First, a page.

With the nation's capital gearing up to celebrate events and activities surrounding the formal unveiling on Aug. 28 of the Martin Luther King Jr. Memorial at the Tidal Basin, the"Washington Informer" queried locals on their fondest memories of the slain civil rights leader:
Ron Harris, 58, director of communications, Howard University
I 'm from Memphis and I was there when Dr. King got shot -- and my heart just dropped. . . It was like someone [squeezed] the breath out of me.
At the time, I was personally going through sort of a radicalized period and was leaning more toward Malcolm X than Martin Luther King Jr. But I had an uncle, James Bevel, who was one of King's close aides; so King had been at our house long before he got shot. I was actually going to a school that we (blacks) had partly integrated in Memphis, and in my graduating class of 400, about eight of us were black. So, I was beginning to have less confidence that white people were ever going 'to get it.'
But, then for that -- King's assassination -- to happen, I really shut down. I didn't want to talk to any of my white friends (classmates) for a long time, even though I was head of the senior class and graduated with honors. However, I have many white friends today -- in fact, I owe my career to two or three of them.
But getting back to the assassination, I remember being so infuriated, and I said, 'it's over. It's over.'
A couple days after that, my whole family marched in a Memphis protest on King's death. I also recall that just a few days before he was shot, my two younger brothers had marched with [King], and that deteriorated into people looting and breaking into stores . . .
Leo Alexander, 47, D.C. business owner
I was two years old at the time Dr. King was assassinated but what I [later] gathered from it was that social accommodations weren't the answer. It's more about equality.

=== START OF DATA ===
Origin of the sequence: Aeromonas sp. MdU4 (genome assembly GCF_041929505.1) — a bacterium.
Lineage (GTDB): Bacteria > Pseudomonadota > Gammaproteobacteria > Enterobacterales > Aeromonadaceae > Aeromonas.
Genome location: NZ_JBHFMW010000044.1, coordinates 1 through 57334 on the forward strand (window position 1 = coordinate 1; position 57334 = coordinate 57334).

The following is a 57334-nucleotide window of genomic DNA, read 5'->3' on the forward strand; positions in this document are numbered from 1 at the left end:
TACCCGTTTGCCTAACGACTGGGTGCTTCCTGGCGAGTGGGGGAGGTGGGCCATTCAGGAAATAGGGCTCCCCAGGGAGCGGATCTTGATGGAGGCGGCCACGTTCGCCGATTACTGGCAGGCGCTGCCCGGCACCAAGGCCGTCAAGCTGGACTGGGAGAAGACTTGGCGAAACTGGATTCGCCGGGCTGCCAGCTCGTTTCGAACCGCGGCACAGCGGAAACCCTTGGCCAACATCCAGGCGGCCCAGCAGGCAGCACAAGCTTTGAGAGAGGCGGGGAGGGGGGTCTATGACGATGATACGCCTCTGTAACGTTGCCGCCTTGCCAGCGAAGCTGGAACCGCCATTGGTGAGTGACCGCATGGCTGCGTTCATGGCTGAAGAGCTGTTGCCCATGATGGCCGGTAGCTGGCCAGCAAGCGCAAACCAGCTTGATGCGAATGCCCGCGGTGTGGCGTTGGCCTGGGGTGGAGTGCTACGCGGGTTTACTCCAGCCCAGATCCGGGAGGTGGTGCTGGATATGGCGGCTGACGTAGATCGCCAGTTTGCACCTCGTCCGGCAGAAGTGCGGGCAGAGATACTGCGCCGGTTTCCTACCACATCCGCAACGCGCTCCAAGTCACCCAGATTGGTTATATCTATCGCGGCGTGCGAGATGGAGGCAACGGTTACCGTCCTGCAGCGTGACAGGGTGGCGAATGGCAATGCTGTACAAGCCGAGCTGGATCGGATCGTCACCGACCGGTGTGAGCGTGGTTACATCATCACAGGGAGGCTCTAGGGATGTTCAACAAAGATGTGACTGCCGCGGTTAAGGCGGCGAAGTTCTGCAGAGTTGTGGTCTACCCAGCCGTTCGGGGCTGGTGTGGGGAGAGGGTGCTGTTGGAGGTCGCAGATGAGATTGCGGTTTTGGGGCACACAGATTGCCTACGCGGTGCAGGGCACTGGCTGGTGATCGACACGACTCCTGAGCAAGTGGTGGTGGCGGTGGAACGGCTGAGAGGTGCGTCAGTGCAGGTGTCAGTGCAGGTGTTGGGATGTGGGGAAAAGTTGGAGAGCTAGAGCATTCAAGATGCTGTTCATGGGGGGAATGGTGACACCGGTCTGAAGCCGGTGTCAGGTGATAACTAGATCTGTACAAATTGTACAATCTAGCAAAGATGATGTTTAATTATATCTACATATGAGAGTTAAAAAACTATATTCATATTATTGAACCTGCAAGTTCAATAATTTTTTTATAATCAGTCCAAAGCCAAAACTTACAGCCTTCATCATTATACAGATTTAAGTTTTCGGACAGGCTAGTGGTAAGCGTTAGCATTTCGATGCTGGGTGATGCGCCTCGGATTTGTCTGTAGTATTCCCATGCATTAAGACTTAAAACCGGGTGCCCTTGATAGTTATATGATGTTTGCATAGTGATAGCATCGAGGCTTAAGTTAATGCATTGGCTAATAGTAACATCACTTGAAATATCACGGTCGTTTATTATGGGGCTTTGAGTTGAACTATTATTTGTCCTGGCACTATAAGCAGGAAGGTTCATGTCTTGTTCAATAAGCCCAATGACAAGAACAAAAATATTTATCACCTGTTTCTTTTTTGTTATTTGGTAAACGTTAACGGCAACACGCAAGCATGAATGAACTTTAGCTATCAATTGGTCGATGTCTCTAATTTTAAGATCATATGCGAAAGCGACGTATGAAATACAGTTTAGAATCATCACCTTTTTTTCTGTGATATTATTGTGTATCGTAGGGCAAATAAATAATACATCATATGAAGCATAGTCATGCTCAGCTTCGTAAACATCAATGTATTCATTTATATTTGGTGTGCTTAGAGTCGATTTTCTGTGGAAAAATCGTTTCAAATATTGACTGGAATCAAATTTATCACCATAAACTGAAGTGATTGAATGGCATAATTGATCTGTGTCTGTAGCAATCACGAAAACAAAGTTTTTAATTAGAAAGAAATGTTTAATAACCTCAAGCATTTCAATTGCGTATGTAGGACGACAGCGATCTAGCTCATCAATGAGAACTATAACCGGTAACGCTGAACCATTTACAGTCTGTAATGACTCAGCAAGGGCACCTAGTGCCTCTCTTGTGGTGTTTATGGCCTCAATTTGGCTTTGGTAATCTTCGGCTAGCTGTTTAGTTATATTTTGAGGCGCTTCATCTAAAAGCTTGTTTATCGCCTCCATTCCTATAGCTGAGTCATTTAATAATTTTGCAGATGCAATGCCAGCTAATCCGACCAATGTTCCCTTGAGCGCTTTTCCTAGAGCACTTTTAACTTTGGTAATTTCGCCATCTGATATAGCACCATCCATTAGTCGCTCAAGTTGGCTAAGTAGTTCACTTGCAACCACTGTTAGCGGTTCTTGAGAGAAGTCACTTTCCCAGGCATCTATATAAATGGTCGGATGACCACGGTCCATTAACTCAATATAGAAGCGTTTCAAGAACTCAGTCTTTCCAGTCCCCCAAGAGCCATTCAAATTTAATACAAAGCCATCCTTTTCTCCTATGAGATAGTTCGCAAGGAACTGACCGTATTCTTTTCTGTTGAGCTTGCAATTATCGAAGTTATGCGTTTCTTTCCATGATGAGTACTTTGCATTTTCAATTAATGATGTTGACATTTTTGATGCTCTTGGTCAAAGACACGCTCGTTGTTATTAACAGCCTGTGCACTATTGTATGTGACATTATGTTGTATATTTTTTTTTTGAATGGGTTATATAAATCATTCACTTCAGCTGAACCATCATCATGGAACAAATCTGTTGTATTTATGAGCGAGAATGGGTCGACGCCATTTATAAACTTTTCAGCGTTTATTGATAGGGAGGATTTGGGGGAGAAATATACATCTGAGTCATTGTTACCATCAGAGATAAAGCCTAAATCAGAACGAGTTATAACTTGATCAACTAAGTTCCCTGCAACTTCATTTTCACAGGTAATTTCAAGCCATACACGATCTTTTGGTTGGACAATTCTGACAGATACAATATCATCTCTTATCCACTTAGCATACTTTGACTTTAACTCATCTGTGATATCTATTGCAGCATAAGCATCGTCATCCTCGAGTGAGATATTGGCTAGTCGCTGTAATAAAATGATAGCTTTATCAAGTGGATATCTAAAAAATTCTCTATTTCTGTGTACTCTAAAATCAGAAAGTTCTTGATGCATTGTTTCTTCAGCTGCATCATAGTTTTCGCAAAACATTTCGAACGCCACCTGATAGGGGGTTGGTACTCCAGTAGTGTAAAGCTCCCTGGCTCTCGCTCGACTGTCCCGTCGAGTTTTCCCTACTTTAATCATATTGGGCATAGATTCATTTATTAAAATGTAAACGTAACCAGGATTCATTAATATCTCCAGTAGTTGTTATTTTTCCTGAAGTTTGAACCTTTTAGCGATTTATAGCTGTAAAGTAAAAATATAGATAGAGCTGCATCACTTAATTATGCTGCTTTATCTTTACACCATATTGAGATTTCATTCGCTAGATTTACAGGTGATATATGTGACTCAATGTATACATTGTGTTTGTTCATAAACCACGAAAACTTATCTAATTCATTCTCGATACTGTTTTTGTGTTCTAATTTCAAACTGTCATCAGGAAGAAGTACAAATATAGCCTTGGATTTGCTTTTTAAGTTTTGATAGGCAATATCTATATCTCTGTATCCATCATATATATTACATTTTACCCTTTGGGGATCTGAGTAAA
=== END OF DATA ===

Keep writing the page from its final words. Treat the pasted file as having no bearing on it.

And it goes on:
The assassination also struck me as being one of those wild moments . . . and all of the marches and everything that King and our other civil rights leaders had to go through to get us the right to vote or to be physically be freed from second class citizenship in the United States , I came to the realization years later, that that wasn't enough. Only equality in the United States is really valued. [Also] as long as we don't control the economic future, we'll only be just consumers and that's something that was concerning Dr. King. So that's what I get most from him.
Dr. Robert Williams, 66, family medicine physician, Howard University Hospital
I was a volunteer physician during [the March on Washington that was connected to] the Poor People's Campaign. But I got the opportunity to praise Dr. Dorothy Height the last several years of her life and I was always filled with delight hearing her talk of the Civil Rights Movement and how she had given of her time at the March on Washington. She said at one point she had been the only woman asked to speak, and that she said she preferred Dr. King to speak instead. I had no personal relationship with Dr. King but just hearing her talk about his accomplishments with the struggle served to enlighten me that much more about him.
Roger Newell, 61, teamsters union official in D.C.
I grew up in D.C. and it would be the 1963 March on Washington and the city's preparation that went into it, and the huge turnout that stuck with me.
I was a young student activist and was impressed with the logistics involved handling 250,000 people. I had a chance to watch many of the people like Dr. King who were associated with the civil rights struggle, work their magic to make sure the crowd would be taken care of.
Michael Fauntroy, 45, political analyst, George Mason University
One of my uncles was one of King's lieutenants. But my fondest memory of King is watching the signing of the Civil Rights Act of 1964. There's a picture of my uncle standing next to King watching him sign the document. (get photo from George Mason web site)